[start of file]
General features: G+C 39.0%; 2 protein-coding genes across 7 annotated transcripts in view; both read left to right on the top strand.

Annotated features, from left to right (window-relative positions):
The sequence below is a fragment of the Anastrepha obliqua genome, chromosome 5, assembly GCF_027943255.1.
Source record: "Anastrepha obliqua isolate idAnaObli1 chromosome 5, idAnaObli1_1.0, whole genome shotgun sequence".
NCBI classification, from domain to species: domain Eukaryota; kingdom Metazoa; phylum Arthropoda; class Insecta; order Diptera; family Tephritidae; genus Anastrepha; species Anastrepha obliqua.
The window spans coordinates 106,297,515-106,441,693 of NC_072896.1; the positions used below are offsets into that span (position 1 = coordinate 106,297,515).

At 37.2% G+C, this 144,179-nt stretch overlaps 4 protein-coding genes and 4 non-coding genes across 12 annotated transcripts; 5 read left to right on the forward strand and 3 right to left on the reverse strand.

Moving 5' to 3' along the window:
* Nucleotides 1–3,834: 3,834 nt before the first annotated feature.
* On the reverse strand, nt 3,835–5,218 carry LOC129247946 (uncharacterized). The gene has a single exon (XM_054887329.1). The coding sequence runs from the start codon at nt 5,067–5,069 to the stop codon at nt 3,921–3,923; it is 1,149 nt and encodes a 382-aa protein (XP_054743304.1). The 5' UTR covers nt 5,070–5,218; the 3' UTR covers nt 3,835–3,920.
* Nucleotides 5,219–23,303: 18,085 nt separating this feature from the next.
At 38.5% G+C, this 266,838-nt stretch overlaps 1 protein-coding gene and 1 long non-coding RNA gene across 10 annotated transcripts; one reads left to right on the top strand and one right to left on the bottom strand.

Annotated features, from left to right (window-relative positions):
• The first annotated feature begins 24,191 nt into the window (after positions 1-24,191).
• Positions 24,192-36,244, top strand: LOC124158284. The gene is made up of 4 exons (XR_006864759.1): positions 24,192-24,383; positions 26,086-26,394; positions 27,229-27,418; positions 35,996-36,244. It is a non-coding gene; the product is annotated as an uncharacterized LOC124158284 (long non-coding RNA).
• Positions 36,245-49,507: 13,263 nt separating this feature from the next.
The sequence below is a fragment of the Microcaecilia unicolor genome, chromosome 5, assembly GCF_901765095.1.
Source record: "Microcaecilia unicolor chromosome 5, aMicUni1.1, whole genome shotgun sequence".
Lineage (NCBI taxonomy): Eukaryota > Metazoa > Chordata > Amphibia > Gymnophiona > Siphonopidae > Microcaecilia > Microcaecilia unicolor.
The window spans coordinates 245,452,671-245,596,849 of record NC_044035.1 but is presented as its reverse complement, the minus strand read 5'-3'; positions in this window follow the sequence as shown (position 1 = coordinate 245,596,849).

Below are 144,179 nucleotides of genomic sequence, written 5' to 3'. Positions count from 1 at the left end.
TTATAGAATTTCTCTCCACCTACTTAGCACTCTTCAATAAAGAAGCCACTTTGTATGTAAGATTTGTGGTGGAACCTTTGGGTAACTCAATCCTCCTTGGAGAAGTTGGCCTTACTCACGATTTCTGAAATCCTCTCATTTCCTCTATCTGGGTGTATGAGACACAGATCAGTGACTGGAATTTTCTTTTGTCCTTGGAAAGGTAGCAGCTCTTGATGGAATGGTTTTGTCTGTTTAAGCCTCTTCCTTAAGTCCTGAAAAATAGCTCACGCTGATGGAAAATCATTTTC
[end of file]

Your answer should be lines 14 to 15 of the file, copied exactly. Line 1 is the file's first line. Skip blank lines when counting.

• The first annotated feature begins 24,191 nt into the window (after positions 1-24,191).
• Positions 24,192-36,244, top strand: LOC124158284. The gene is made up of 4 exons (XR_006864759.1): positions 24,192-24,383; positions 26,086-26,394; positions 27,229-27,418; positions 35,996-36,244. It is a non-coding gene; the product is annotated as an uncharacterized LOC124158284 (long non-coding RNA).